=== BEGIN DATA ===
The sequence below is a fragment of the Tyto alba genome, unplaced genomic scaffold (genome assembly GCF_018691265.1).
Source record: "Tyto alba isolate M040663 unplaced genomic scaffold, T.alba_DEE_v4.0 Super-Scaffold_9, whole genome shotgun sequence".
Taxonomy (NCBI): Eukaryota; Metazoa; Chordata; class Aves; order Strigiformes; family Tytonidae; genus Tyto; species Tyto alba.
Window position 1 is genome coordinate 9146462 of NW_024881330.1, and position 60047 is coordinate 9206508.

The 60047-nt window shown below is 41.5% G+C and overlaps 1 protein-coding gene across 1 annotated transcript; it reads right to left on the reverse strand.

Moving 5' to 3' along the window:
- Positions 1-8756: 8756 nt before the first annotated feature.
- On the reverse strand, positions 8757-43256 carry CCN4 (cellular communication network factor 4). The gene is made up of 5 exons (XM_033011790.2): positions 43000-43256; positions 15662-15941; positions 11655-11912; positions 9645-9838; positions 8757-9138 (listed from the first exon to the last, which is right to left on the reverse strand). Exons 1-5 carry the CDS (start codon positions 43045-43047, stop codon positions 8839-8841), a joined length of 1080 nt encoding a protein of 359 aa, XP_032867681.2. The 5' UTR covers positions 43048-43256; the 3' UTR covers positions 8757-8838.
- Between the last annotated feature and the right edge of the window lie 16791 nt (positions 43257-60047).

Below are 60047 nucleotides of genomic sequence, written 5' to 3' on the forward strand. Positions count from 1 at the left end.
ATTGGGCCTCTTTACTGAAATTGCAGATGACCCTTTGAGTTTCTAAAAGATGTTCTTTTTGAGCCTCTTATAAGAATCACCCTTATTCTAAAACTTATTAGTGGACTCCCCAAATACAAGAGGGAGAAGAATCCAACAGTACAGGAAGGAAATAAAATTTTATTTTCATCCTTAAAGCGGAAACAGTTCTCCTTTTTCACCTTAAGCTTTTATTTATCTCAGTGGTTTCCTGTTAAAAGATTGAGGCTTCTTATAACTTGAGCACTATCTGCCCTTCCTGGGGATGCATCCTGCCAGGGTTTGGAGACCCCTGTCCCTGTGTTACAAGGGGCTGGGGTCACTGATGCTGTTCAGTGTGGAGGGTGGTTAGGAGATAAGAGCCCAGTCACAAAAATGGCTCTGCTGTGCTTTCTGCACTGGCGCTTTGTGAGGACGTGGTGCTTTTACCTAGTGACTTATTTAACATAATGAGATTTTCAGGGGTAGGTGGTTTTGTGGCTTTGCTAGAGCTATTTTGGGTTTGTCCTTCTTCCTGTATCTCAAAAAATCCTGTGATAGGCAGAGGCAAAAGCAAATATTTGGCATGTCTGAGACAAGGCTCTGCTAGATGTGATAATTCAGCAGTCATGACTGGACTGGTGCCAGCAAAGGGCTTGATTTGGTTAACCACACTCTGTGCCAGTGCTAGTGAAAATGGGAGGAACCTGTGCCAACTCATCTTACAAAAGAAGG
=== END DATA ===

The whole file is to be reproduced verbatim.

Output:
The sequence below is a fragment of the Tyto alba genome, unplaced genomic scaffold (genome assembly GCF_018691265.1).
Source record: "Tyto alba isolate M040663 unplaced genomic scaffold, T.alba_DEE_v4.0 Super-Scaffold_9, whole genome shotgun sequence".
Taxonomy (NCBI): Eukaryota; Metazoa; Chordata; class Aves; order Strigiformes; family Tytonidae; genus Tyto; species Tyto alba.
Window position 1 is genome coordinate 9146462 of NW_024881330.1, and position 60047 is coordinate 9206508.

The 60047-nt window shown below is 41.5% G+C and overlaps 1 protein-coding gene across 1 annotated transcript; it reads right to left on the reverse strand.

Moving 5' to 3' along the window:
- Positions 1-8756: 8756 nt before the first annotated feature.
- On the reverse strand, positions 8757-43256 carry CCN4 (cellular communication network factor 4). The gene is made up of 5 exons (XM_033011790.2): positions 43000-43256; positions 15662-15941; positions 11655-11912; positions 9645-9838; positions 8757-9138 (listed from the first exon to the last, which is right to left on the reverse strand). Exons 1-5 carry the CDS (start codon positions 43045-43047, stop codon positions 8839-8841), a joined length of 1080 nt encoding a protein of 359 aa, XP_032867681.2. The 5' UTR covers positions 43048-43256; the 3' UTR covers positions 8757-8838.
- Between the last annotated feature and the right edge of the window lie 16791 nt (positions 43257-60047).

Below are 60047 nucleotides of genomic sequence, written 5' to 3' on the forward strand. Positions count from 1 at the left end.
ATTGGGCCTCTTTACTGAAATTGCAGATGACCCTTTGAGTTTCTAAAAGATGTTCTTTTTGAGCCTCTTATAAGAATCACCCTTATTCTAAAACTTATTAGTGGACTCCCCAAATACAAGAGGGAGAAGAATCCAACAGTACAGGAAGGAAATAAAATTTTATTTTCATCCTTAAAGCGGAAACAGTTCTCCTTTTTCACCTTAAGCTTTTATTTATCTCAGTGGTTTCCTGTTAAAAGATTGAGGCTTCTTATAACTTGAGCACTATCTGCCCTTCCTGGGGATGCATCCTGCCAGGGTTTGGAGACCCCTGTCCCTGTGTTACAAGGGGCTGGGGTCACTGATGCTGTTCAGTGTGGAGGGTGGTTAGGAGATAAGAGCCCAGTCACAAAAATGGCTCTGCTGTGCTTTCTGCACTGGCGCTTTGTGAGGACGTGGTGCTTTTACCTAGTGACTTATTTAACATAATGAGATTTTCAGGGGTAGGTGGTTTTGTGGCTTTGCTAGAGCTATTTTGGGTTTGTCCTTCTTCCTGTATCTCAAAAAATCCTGTGATAGGCAGAGGCAAAAGCAAATATTTGGCATGTCTGAGACAAGGCTCTGCTAGATGTGATAATTCAGCAGTCATGACTGGACTGGTGCCAGCAAAGGGCTTGATTTGGTTAACCACACTCTGTGCCAGTGCTAGTGAAAATGGGAGGAACCTGTGCCAACTCATCTTACAAAAGAAGG